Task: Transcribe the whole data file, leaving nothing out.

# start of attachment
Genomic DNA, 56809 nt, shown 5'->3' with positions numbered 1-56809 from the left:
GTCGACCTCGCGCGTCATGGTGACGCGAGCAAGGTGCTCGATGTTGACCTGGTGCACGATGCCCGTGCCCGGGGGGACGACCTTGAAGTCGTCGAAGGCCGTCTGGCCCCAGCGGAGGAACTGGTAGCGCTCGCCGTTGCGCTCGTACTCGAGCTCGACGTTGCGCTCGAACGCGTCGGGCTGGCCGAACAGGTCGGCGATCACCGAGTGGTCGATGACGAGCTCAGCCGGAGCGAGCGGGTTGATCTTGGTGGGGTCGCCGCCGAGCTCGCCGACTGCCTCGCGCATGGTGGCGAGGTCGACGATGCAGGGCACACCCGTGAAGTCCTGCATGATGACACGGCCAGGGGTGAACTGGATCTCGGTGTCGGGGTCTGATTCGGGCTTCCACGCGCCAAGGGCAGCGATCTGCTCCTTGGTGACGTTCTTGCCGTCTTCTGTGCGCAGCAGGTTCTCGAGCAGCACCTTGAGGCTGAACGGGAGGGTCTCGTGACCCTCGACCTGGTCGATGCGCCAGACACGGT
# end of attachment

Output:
Genomic DNA, 56809 nt, shown 5'->3' with positions numbered 1-56809 from the left:
GTCGACCTCGCGCGTCATGGTGACGCGAGCAAGGTGCTCGATGTTGACCTGGTGCACGATGCCCGTGCCCGGGGGGACGACCTTGAAGTCGTCGAAGGCCGTCTGGCCCCAGCGGAGGAACTGGTAGCGCTCGCCGTTGCGCTCGTACTCGAGCTCGACGTTGCGCTCGAACGCGTCGGGCTGGCCGAACAGGTCGGCGATCACCGAGTGGTCGATGACGAGCTCAGCCGGAGCGAGCGGGTTGATCTTGGTGGGGTCGCCGCCGAGCTCGCCGACTGCCTCGCGCATGGTGGCGAGGTCGACGATGCAGGGCACACCCGTGAAGTCCTGCATGATGACACGGCCAGGGGTGAACTGGATCTCGGTGTCGGGGTCTGATTCGGGCTTCCACGCGCCAAGGGCAGCGATCTGCTCCTTGGTGACGTTCTTGCCGTCTTCTGTGCGCAGCAGGTTCTCGAGCAGCACCTTGAGGCTGAACGGGAGGGTCTCGTGACCCTCGACCTGGTCGATGCGCCAGACACGGT